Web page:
This week, I’ve been mulling over Eric Beinhocker’s book, ‘The Origin of Wealth: Evolution, Complexity and the Radical Remaking of Economics’ (see previous posts – an overview and a discussion of the implications for our models of change). One question that remains is ‘why aren’t there more books like this?’ The initial idea of ‘Complexity Economics’ dates from an epic debate in 1987, pitting ten leading economists against ten assorted scientists and in Beinhocker’s account, the victor was pretty clear. ‘What really shocked the physical scientists was how to their eyes, economics was a throwback to another era. One of the participants at the meeting later commented that looking at economics reminded him of his recent trip to Cuba, where the streets are full of Packard and DeSoto automobiles from the 1950s. He noted that one had to admire the ingenuity of the Cubans for keeping these cars running for so long on salvaged parts and the odd piece of Soviet Tractor. For the physicists, much of what they saw in economics had a similar ‘vintage’ feeling to it. It looked to them as if economics had been locked in its own intellectual embargo, out of touch with several decades of scientific progress, but meanwhile ingeniously bending, stretching and updating its theories to keep them running.’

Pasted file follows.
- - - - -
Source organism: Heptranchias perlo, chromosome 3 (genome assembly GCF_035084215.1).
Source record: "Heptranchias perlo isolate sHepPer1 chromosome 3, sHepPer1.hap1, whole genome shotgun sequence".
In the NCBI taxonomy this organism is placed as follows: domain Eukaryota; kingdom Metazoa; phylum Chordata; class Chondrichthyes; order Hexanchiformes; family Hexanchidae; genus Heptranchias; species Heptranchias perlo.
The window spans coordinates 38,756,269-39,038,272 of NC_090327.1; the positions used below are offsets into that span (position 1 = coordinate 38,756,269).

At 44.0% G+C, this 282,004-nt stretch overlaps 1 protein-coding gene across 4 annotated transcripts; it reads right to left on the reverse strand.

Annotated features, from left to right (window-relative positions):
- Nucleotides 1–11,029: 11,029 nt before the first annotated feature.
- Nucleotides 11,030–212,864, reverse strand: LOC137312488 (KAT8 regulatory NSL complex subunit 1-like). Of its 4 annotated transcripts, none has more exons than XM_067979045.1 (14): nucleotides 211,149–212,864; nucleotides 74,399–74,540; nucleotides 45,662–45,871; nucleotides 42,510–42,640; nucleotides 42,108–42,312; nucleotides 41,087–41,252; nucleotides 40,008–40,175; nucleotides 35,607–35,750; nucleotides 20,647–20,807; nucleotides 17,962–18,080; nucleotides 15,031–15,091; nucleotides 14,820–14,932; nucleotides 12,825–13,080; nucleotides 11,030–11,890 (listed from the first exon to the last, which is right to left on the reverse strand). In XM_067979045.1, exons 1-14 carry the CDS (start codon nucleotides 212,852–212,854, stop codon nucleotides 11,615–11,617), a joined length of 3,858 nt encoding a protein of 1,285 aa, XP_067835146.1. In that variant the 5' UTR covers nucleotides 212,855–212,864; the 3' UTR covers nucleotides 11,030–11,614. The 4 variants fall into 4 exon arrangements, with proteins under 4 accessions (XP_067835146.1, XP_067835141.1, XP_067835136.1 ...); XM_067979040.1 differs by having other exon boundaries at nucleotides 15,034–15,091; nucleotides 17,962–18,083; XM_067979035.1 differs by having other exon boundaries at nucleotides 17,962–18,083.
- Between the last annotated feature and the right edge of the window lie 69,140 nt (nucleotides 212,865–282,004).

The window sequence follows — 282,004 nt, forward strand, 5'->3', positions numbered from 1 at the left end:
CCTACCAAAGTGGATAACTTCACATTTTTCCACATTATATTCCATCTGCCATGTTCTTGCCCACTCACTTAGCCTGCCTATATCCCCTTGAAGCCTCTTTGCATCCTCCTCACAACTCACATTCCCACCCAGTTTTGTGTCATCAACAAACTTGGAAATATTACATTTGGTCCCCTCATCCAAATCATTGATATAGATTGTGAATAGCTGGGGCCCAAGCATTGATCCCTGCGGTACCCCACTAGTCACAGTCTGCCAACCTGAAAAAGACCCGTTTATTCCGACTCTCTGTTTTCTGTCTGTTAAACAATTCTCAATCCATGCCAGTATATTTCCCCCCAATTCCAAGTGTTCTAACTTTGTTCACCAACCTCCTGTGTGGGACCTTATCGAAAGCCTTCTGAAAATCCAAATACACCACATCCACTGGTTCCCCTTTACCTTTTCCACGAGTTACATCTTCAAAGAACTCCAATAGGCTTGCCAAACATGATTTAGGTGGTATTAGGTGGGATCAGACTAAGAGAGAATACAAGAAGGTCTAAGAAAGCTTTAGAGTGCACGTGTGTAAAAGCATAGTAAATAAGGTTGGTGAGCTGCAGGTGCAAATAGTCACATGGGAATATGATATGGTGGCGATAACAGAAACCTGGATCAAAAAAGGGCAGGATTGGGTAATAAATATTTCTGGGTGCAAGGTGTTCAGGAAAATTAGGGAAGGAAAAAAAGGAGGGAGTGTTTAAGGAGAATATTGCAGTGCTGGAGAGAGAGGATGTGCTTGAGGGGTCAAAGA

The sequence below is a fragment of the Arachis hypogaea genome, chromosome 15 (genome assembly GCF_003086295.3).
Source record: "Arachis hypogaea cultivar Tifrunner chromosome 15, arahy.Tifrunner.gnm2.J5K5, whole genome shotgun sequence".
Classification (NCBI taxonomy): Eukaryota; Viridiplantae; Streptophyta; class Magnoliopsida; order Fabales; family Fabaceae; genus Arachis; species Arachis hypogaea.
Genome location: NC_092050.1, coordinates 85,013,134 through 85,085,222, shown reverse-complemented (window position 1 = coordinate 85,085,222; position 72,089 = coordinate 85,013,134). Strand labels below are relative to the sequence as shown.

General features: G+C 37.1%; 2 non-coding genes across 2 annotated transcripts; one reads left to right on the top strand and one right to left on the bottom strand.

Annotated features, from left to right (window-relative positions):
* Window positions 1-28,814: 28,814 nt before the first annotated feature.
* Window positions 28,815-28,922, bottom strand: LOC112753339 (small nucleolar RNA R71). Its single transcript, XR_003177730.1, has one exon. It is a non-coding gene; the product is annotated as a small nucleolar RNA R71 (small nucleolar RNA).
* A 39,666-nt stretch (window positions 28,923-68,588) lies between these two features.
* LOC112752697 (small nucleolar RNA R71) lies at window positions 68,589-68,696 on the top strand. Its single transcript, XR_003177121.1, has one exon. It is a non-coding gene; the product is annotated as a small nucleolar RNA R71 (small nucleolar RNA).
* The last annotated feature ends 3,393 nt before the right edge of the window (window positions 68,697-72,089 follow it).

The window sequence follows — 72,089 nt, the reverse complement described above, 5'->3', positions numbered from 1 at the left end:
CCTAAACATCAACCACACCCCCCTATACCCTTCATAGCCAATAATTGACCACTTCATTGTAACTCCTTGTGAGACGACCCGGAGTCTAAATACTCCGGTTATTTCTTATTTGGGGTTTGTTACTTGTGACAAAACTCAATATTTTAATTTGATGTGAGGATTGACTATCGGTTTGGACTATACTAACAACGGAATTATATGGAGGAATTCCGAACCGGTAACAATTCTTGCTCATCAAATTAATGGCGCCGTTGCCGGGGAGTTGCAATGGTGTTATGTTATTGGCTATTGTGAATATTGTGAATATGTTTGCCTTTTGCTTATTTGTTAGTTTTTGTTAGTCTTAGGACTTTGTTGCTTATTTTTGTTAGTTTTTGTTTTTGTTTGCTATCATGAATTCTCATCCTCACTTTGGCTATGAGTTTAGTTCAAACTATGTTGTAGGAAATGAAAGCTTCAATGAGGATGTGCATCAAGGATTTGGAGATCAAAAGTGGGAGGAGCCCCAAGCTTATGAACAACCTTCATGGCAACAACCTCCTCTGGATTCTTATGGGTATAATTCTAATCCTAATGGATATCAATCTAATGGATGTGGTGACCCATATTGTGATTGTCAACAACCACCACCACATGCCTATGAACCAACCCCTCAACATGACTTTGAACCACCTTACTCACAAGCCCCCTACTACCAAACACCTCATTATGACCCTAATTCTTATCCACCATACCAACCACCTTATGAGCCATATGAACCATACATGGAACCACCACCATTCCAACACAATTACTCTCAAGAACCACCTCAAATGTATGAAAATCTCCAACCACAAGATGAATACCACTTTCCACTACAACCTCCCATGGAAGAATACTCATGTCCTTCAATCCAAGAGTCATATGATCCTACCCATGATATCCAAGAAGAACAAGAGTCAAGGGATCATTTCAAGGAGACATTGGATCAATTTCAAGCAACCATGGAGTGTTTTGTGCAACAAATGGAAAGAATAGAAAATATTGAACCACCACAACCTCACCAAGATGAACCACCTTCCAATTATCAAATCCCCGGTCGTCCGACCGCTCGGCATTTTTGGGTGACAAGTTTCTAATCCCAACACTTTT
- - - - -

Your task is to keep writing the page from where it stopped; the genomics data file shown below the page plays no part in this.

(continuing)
The Santa Fe Institute, which organized the debate, is a fascinating experiment in intellectual cross-fertilization. Much of the key work around chaos and complexity theory is linked to the Institute, raising the question, if cross-fertilization is so effective, why is there so little of it going on? With a few exceptions (eg Oxford’s 21st Century School – I’d be interested in hearing about others), the vast bulk of academic activity still takes place in disciplinary siloes, where ideas and progress are more likely to be incremental rather than the kinds of huge intellectual leaps that can come from cross-disciplinary work. Maybe incentives need to change – perhaps faculties should be required to adopt a quota of researchers from outside their discipline, with suitable salaries and career incentives for the researchers themselves? Are some of them doing that already?
Back to the day job next week, in particular assessing the development impact of the financial crisis, which seems to fit depressingly well with Albanian dictator Enver Hoxha’s message to his people at New Year in 1967: “This year will be harder than last year. It will, however, be easier than next year.”……..